DEATH by NIGHT

DEATH BY NIGHT: rat hunting with IR optics

 

  • Location: western Sydney chicken farm
  • Problem: Rat infestation
  • Damage: Feed losses, chewed wires, damaged walls
  • Mission: Destroy rats in recently closed chicken shed
  • Assets:   Two air rifles, one fitted with a Nite Site. One FLIR monocular
  • Date:     Tuesday 5th July, 8-10PM

 

Andrew and I arrived at the farm soon after dark and unpacked the gear. Primary weapon being a .30 calibre air rifle:

 

 

Fitted with an infra red Nite Site:

 

 

Back up rifle, .22 calibre FX:

 

 

But the key to our success was this little FLIR monocular:

 

 

The technique was fairly simple. We hunted inside a giant chicken rearing facility, from which the birds had been removed. The cold night meant the hundreds of rats moving around in total darkness offered strong heat signatures on the FLIR screen. After identifying one or more rats the rifle was mounted on shooting sticks and a shot taken when the opportunity presented itself:

 

 

It’s not as easy as it sounds. A lot of hard surfaces, meaning extra care must be taken to avoid ricochets. The rats are agile and intelligent. But we managed a few:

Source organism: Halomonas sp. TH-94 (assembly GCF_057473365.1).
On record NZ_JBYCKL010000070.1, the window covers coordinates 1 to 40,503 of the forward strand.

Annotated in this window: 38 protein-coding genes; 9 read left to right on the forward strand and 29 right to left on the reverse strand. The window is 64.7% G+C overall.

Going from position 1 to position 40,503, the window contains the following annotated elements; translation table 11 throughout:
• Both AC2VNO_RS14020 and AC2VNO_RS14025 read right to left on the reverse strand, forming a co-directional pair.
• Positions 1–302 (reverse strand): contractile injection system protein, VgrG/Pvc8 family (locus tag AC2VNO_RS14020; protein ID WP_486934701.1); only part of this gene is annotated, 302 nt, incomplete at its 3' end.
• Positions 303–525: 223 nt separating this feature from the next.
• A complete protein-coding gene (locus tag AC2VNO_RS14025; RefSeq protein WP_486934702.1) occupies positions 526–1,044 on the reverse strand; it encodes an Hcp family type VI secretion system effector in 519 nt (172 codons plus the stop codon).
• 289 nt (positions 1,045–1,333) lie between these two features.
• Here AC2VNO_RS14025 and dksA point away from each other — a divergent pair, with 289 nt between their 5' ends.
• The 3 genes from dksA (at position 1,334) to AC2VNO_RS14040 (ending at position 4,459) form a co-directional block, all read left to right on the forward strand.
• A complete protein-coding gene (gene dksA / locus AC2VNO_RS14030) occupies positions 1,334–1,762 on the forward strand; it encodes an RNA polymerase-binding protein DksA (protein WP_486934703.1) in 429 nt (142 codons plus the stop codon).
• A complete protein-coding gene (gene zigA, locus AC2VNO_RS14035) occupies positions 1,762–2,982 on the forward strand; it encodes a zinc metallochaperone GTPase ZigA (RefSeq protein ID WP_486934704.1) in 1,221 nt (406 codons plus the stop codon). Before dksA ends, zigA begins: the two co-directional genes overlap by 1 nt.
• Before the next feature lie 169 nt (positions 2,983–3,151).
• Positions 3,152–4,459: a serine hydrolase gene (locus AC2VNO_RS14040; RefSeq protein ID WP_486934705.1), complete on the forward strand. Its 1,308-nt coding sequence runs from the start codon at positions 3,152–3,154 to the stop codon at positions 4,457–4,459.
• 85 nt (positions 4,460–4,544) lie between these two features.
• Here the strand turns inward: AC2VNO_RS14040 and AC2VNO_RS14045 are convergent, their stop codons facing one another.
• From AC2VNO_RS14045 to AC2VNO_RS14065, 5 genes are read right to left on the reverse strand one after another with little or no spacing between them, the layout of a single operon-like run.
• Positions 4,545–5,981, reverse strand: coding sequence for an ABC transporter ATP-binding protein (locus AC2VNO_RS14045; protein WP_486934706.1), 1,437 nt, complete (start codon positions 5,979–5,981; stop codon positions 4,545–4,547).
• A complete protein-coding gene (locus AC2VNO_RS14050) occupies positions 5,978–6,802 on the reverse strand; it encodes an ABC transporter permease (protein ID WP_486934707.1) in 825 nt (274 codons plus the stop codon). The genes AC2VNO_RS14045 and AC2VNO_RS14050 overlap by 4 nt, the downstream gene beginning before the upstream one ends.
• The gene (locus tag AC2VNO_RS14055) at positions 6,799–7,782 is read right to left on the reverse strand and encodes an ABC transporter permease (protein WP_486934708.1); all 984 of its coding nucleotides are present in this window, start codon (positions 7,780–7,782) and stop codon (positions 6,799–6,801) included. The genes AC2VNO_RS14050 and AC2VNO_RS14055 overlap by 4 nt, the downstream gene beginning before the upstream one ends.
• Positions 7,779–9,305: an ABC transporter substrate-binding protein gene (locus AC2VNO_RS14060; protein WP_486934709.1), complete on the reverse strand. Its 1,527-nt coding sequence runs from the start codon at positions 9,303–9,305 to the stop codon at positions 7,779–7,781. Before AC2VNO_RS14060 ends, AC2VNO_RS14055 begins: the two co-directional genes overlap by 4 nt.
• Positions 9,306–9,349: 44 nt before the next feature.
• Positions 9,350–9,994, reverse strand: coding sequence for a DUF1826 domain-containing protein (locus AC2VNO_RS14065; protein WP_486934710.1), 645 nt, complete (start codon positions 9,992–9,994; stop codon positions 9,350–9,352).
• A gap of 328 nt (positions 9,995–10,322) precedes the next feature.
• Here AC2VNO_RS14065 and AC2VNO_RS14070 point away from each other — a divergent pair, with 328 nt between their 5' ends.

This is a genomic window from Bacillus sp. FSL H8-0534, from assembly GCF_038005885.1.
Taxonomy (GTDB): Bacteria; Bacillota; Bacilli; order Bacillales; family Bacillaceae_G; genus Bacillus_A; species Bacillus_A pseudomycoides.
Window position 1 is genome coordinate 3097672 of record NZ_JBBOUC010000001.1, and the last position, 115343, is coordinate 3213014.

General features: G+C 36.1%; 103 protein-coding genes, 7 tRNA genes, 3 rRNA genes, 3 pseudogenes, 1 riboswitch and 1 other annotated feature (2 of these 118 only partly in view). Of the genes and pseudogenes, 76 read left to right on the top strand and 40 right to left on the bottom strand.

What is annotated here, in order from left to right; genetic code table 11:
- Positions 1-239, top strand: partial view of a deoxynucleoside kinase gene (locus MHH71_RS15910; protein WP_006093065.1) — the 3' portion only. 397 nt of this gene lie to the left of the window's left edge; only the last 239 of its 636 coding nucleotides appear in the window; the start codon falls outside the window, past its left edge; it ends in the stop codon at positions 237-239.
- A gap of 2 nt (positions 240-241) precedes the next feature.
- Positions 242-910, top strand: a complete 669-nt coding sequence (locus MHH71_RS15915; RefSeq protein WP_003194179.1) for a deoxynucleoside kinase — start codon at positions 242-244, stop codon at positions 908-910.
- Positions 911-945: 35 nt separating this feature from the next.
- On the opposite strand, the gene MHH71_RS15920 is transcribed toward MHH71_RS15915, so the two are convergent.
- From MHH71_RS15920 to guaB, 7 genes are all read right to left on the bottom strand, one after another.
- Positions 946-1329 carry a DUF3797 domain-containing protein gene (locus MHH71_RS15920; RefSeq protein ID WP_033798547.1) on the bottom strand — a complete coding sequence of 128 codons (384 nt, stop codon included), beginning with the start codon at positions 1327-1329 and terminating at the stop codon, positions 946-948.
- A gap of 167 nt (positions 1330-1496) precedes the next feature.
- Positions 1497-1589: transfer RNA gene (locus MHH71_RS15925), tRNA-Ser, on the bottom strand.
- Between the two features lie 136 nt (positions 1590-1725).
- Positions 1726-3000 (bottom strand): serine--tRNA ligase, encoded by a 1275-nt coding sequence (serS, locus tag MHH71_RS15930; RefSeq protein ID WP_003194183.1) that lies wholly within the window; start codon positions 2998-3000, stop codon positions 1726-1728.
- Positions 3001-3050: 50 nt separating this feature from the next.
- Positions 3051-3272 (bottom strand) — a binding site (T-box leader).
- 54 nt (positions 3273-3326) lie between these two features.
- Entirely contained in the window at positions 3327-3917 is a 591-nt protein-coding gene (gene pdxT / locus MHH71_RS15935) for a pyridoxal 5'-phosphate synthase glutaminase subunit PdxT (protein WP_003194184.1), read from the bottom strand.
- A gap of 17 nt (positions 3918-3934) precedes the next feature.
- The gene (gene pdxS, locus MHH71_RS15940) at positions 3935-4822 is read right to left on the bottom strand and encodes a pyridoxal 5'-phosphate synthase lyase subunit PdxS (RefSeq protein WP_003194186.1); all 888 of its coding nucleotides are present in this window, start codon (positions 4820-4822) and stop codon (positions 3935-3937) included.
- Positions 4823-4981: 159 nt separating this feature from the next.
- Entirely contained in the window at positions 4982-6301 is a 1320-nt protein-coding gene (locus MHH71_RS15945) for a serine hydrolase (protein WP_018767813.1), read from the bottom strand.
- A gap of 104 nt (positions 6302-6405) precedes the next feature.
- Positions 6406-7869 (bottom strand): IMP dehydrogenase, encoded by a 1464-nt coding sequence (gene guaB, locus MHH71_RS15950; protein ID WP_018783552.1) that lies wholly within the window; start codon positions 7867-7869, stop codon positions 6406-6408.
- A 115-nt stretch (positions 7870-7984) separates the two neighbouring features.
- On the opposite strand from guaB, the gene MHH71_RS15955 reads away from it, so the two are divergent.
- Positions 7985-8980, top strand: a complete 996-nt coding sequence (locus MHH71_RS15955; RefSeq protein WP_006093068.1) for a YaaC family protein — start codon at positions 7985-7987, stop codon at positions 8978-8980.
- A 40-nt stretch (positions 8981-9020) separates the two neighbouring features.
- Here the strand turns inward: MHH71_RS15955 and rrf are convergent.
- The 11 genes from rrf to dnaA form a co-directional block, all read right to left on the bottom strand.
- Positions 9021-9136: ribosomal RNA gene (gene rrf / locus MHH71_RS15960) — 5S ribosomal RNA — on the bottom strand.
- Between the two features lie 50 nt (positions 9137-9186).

Many lessons learned and the plan is, on our next visit, to shoot over bait stations. This will mean we can set up a bench and, hopefully, shoot rats holding steady, rather than darting through the cages.

Cheers, Andy

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DEATH BY NIGHT: rat hunting with IR optics

 

  • Location: western Sydney chicken farm
  • Problem: Rat infestation
  • Damage: Feed losses, chewed wires, damaged walls
  • Mission: Destroy rats in recently closed chicken shed
  • Assets:   Two air rifles, one fitted with a Nite Site. One FLIR monocular
  • Date:     Tuesday 5th July, 8-10PM

 

Andrew and I arrived at the farm soon after dark and unpacked the gear. Primary weapon being a .30 calibre air rifle:

 

 

Fitted with an infra red Nite Site:

 

 

Back up rifle, .22 calibre FX:

 

 

But the key to our success was this little FLIR monocular:

 

 

The technique was fairly simple. We hunted inside a giant chicken rearing facility, from which the birds had been removed. The cold night meant the hundreds of rats moving around in total darkness offered strong heat signatures on the FLIR screen. After identifying one or more rats the rifle was mounted on shooting sticks and a shot taken when the opportunity presented itself:

 

 

It’s not as easy as it sounds. A lot of hard surfaces, meaning extra care must be taken to avoid ricochets. The rats are agile and intelligent. But we managed a few:

 

 

 

Many lessons learned and the plan is, on our next visit, to shoot over bait stations. This will mean we can set up a bench and, hopefully, shoot rats holding steady, rather than darting through the cages.

Cheers, Andy